Captain Louis Patrick Gray III, US Navy (ret)
Captain Gray was born in St. Louis, Missouri, on 18 July 1916. He attended schools in St. Louis and Houston, Texas. After attending Rice University for a period he enrolled in the United States Naval Academy and received a Bachelor of Science degree in 1940.
Captain Gray's first duty was in IDAHO (BB33) at Pearl Harbor. Following sub school in 1942, he participated in five successful submarine combat patrols against the Japanese. After hospitalization for a ruptured appendix in 1945, he rejoined Pacific Fleet as XO of CAIMAN (SS 323). While serving in CAIMAN, he met and wed Beatrice Castle Kirk DeGarmo, widow of classmate Edward E. DeGarmo; lost in action as a Torpedo Squadron Commander over Okinawa. DeGarmo sons, Alan and Edward, Jr., were adopted into the Gray family; with brothers, Patrick Erwin and Stephen Douglas, added in 1947 and 1953. After CAIMAN, Captain Gray entered law school at George Washington University. He was a member of the Law Review, received a Juris Doctor degree with honors, and was elected to the Order of the Coif upon graduation in 1949. Next came duty on Staff, ComSubForPac, as Flag Secretary and Force Legal Officer. During the Korean War, he made three patrols in command of TIRU (SS 416). After Armed Forces Staff College, he returned to sea in 1955 as XO FULTON (AS 11) in New London. He then served as ComSubDiv 101 (six fast attack submarines), followed by duty with ComSubForLant, as TacTra Officer, and Polaris Project Officer. In October, 1958, he was selected for duty as Military Assistant to the Chairman, JCS, and Special Assistant to SecDef.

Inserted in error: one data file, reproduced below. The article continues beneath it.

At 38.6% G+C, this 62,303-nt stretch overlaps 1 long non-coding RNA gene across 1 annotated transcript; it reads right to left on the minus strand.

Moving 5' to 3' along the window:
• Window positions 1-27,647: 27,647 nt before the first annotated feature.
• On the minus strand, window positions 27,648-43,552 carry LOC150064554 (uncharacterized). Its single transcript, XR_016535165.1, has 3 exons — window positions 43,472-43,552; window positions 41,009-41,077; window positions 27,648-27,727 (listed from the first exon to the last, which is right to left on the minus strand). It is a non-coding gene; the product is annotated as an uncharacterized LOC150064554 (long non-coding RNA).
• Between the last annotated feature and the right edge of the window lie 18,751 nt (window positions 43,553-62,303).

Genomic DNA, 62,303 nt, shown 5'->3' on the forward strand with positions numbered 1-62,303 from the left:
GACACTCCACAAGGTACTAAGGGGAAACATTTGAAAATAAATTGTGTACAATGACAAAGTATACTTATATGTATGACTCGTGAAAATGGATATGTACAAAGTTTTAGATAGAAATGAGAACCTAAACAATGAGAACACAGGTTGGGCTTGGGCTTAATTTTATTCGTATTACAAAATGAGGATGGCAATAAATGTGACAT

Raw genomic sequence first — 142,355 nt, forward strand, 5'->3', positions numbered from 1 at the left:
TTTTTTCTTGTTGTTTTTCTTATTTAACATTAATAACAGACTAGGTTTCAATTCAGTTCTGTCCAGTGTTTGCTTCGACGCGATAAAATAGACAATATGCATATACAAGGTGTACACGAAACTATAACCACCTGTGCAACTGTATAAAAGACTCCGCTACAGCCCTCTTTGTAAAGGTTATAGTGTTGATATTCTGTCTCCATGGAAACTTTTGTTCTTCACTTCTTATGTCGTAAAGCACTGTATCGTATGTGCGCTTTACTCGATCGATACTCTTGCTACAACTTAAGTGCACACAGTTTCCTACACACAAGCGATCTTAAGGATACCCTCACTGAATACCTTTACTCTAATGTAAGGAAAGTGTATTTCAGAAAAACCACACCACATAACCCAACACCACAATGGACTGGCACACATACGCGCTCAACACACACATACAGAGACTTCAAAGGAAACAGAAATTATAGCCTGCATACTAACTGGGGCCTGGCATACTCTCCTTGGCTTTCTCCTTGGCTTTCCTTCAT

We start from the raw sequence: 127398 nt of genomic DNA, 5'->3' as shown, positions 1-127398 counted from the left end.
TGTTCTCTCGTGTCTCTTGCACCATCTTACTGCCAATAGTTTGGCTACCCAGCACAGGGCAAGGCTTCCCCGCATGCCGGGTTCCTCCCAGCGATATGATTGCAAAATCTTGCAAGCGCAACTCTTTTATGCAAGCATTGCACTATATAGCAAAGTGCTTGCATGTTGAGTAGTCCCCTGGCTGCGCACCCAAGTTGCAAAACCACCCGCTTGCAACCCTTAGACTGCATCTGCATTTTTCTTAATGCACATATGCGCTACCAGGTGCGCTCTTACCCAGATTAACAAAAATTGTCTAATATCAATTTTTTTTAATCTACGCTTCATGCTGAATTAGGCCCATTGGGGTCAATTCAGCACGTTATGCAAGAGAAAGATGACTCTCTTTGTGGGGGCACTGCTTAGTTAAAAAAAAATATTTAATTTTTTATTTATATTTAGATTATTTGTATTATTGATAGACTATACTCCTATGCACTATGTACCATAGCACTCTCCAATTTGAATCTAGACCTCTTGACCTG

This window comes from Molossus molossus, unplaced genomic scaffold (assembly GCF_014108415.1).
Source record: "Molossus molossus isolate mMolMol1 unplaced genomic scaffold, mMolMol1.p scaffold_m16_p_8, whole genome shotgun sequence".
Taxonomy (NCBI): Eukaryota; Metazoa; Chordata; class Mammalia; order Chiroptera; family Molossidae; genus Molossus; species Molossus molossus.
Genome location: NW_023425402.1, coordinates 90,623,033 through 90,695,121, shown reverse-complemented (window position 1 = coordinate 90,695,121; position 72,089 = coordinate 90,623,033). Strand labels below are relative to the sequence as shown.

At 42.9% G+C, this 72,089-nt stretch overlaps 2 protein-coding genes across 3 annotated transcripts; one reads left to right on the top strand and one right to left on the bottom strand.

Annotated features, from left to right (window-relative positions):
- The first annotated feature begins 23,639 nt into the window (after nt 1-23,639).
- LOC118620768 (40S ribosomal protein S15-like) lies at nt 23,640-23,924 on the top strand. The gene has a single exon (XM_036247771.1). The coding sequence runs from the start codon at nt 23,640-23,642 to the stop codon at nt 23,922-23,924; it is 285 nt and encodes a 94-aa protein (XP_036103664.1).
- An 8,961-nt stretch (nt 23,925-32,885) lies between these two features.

He retired from the Navy in June, 1960, as Captain. Captain Gray joined the staff of Vice President Richard M. Nixon, Republican nominee for President. After Nixon's narrow defeat by John F. Kennedy, Captain Gray, Bea and their four sons returned to New London and the general practice of law. In January, 1969, he was appointed Executive Assistant to the Secretary of HEW. He was awarded the DSM with citation, "For his outstanding leadership, performance and dedication as Executive Assistant... His efforts exemplified the words No mission too difficult'." Captain Gray returned to his law practice briefly, but was soon requested to serve on the President's Cabinet Committee on Desegregation.
In December, 1970, Captain Gray was appointed Assistant Attorney General in Charge of the Civil Division. In 1972, the Senate Judiciary Committee reported his nomination to be Deputy Attorney General to the full Senate with a favorable 13 to 0 vote. Legendary FBI Director John Edgar Hoover died, and he was appointed Acting Director in May, 1972. During the next 51 weeks, he and Bea visited 58 of the 59 Field Divisions in order to oversee FBI operations at first hand and, following the later years' decline of the aging Hoover, bring the FBI into a new era. However, infighting between Republicans and Democrats following Nixon's "Watergate" forced Captain Gray's reluctant resignation from the FBI. He was later completely cleared of all charges of participation in the breakdown of the Nixon government, but during that contentious period, he considered it proper to respectfully decline election to the U.S. Naval Academy Alumni Association Presidency by his supportive Alumni associates and former shipmates. Following his resignation as Acting Director, FBI, Captain Gray returned to the practice of law in New London and Groton, Connecticut.